Trigger opens with a series of brief clips from a rock and roll show: two women on stage, chugging through tunes, the guitar player all shaggy hair and finger-fumbling grace, the singer preening. They exchange licks, both figuratively and literally. These excerpts unfold in a staccato rhythm that suggests something of the visceral, choppy energy of the music we imagine they’re playing, though we can’t hear it. The images are bathed in a soft string-laden drone peppered with stray notes from a piano; they’re over-exposed, the women’s skin bleached out, masking age, bringing things closer to a feeling of timelessness.
The dissonance between the sound and images evokes the distance between an event and its oft-replayed memory. This wordless montage is one of the strongest sequences in the film, cutting to the heart of this story that’s rather less about the music life than it is about friendship, recovery and time. Trigger is a love story of sorts, between two old collaborator-antagonists who reunite uneasily in middle-age, years after they called it quits. It’s now available on DVD from Entertainment One.
Trigger is also the last screen performance from Tracy Wright, who died shortly after the production wrapped from pancreatic cancer. Her ghost looms heavily over the film, not only because she was such a wonderful, sadly under-used talent, but because she really is the heart and soul of this project. Molly Parker as Kat, the aforementioned preener, gives a performance that’s typically precise and even heartfelt, but Wright’s Vic is the more convincing as a veteran rock and roller struggling to stay clean. She comes across as someone who’s burned out more than once, or, as she puts it, someone who’s had mornings where she’s woken up disappointed to still be alive.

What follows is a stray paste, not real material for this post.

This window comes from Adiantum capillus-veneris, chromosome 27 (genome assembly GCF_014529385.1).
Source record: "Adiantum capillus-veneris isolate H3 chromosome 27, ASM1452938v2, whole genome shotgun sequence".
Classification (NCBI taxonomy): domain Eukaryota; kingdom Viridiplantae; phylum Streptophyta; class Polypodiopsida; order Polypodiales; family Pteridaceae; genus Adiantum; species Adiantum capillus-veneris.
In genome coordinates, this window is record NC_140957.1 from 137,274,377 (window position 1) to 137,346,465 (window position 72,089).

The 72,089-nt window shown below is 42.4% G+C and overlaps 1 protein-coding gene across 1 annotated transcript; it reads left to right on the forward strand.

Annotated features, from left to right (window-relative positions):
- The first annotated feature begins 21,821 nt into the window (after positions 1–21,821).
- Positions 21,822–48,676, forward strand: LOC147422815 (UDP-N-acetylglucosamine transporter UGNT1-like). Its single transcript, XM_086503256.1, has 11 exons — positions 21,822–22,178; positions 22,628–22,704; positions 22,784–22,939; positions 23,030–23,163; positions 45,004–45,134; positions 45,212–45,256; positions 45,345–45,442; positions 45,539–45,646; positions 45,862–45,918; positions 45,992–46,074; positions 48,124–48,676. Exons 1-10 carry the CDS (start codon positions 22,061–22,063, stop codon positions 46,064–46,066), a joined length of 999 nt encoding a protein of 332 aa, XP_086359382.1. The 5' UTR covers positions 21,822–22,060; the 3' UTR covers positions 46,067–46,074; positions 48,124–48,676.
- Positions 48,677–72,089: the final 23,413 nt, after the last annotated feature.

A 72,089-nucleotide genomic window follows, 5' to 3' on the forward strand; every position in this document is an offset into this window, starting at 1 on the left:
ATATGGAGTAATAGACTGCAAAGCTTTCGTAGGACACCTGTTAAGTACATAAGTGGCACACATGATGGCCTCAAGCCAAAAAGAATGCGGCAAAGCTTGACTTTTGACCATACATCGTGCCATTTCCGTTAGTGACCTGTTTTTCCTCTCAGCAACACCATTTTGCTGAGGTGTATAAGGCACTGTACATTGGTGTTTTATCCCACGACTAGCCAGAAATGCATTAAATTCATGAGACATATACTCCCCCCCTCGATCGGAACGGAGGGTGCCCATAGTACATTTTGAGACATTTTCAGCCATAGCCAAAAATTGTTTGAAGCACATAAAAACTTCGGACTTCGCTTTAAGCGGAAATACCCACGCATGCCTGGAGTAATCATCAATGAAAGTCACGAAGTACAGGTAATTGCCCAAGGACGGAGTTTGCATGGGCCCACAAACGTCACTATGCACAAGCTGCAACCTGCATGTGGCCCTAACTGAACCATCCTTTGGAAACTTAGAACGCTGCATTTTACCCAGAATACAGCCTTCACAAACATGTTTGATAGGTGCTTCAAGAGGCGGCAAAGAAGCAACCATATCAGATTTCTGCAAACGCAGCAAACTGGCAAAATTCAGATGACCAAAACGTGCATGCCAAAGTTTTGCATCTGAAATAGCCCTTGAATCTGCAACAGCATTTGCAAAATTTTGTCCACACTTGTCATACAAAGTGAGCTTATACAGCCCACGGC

Director Bruce McDonald seems to be in his element here, a maker of feature films (among them Highway 61 and the mighty Hard Core Logo) who sometimes seems to long for movies that can skip that story stuff and just cut to the rock show parts (i.e.: This Movie is Broken). But Trigger has its awkward moments (the evil twin bits, the longer monologues), partly because the script from the great playwright, filmmaker and actor Daniel MacIvor is at times too eloquent, too theatrical-sounding, in the words it gives its actors to speak. It’s a cliché to think of rock and roll as inarticulate and crude, but I still think Trigger could have used a few rougher edges--though let it be said that I’ll take flowery MacIvor over the prose of most screenwriters any day.